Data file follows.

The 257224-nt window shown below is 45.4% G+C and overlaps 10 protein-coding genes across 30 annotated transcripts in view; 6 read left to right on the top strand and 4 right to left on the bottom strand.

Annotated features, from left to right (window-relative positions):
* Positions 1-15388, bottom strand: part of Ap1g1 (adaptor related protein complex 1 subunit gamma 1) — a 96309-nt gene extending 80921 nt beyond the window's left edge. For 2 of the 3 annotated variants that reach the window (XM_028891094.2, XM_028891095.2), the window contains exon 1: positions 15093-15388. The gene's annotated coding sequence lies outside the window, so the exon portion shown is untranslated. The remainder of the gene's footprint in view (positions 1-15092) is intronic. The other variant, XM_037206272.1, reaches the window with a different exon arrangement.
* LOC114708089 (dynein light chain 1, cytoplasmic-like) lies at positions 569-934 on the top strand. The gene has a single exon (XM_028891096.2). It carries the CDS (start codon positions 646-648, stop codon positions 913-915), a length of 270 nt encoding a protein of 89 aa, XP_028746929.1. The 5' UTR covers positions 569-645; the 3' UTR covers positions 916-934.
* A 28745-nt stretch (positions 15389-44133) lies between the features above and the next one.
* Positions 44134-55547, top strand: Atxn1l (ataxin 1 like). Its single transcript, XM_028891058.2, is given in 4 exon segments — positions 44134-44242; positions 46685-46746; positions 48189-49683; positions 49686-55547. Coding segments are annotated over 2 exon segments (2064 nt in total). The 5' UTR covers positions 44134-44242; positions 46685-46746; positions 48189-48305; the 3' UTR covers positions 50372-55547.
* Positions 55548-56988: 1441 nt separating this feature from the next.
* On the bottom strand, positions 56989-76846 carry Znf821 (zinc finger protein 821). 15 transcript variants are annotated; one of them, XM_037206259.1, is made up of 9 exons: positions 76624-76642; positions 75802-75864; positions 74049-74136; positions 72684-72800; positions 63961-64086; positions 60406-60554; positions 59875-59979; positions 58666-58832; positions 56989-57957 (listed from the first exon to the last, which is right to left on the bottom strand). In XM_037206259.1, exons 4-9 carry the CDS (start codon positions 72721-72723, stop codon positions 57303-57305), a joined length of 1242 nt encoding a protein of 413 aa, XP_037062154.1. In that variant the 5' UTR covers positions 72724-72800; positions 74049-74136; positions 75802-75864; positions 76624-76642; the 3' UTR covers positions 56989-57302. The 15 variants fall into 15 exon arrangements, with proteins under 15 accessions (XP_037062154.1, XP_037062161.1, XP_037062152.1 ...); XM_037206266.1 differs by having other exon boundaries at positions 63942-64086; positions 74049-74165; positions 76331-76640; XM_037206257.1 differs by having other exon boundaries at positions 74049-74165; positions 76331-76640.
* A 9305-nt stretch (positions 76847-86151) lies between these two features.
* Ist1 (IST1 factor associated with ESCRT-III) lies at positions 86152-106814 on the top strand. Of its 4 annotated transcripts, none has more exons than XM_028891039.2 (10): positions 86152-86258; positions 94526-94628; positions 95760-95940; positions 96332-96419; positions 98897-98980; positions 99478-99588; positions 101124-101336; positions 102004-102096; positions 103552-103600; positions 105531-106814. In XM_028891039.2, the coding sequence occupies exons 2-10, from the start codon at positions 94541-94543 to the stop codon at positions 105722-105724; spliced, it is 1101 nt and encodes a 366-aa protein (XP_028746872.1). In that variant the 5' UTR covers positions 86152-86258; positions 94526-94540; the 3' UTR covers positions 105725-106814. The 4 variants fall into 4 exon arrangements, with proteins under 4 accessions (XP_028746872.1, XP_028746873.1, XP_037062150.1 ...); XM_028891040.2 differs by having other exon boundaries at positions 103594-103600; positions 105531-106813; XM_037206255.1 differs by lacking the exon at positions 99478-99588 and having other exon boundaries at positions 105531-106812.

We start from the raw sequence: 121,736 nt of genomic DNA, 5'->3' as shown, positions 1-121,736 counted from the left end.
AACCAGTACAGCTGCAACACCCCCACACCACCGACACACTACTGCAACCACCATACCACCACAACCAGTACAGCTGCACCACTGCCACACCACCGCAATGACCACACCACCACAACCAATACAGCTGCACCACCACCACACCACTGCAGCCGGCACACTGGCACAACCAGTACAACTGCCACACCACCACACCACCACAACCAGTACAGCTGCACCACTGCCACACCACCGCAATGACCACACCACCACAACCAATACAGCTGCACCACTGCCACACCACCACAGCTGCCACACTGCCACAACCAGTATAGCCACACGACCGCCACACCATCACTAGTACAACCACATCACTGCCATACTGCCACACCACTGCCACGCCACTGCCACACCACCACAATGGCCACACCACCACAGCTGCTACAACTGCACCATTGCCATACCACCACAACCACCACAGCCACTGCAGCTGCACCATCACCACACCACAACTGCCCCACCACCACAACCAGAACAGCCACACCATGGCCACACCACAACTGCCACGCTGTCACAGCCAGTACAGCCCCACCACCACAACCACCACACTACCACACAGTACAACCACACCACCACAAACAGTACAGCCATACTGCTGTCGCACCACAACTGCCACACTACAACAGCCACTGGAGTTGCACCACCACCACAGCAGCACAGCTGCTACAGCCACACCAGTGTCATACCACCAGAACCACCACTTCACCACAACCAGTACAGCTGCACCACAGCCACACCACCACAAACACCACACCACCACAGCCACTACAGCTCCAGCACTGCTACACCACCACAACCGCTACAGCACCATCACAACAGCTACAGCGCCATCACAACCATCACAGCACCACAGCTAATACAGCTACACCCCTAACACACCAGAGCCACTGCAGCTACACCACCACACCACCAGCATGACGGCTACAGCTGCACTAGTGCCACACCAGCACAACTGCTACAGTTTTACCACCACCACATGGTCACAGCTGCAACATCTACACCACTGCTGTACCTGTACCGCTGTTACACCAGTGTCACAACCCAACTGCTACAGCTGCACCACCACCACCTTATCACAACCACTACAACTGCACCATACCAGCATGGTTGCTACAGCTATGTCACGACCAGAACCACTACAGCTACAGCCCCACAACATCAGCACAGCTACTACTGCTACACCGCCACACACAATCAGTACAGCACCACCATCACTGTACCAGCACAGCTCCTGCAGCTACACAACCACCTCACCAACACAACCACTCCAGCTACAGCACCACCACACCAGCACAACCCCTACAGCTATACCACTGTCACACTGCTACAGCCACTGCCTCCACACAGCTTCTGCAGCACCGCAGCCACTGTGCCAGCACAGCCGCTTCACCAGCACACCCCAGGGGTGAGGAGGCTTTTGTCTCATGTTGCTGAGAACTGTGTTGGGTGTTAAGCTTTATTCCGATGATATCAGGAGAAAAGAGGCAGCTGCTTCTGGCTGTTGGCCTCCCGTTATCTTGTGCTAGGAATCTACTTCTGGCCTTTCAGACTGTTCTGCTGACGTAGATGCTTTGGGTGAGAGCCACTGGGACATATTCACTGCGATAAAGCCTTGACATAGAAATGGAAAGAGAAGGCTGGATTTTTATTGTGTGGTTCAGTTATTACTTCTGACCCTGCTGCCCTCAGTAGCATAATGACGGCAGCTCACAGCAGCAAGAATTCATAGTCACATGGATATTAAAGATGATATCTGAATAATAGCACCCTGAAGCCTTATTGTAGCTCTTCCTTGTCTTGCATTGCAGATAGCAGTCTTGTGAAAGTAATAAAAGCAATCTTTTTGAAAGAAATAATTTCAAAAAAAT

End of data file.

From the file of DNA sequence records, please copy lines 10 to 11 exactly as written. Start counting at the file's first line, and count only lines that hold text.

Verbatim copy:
* Ist1 (IST1 factor associated with ESCRT-III) lies at positions 86152-106814 on the top strand. Of its 4 annotated transcripts, none has more exons than XM_028891039.2 (10): positions 86152-86258; positions 94526-94628; positions 95760-95940; positions 96332-96419; positions 98897-98980; positions 99478-99588; positions 101124-101336; positions 102004-102096; positions 103552-103600; positions 105531-106814. In XM_028891039.2, the coding sequence occupies exons 2-10, from the start codon at positions 94541-94543 to the stop codon at positions 105722-105724; spliced, it is 1101 nt and encodes a 366-aa protein (XP_028746872.1). In that variant the 5' UTR covers positions 86152-86258; positions 94526-94540; the 3' UTR covers positions 105725-106814. The 4 variants fall into 4 exon arrangements, with proteins under 4 accessions (XP_028746872.1, XP_028746873.1, XP_037062150.1 ...); XM_028891040.2 differs by having other exon boundaries at positions 103594-103600; positions 105531-106813; XM_037206255.1 differs by lacking the exon at positions 99478-99588 and having other exon boundaries at positions 105531-106812.

We start from the raw sequence: 121,736 nt of genomic DNA, 5'->3' as shown, positions 1-121,736 counted from the left end.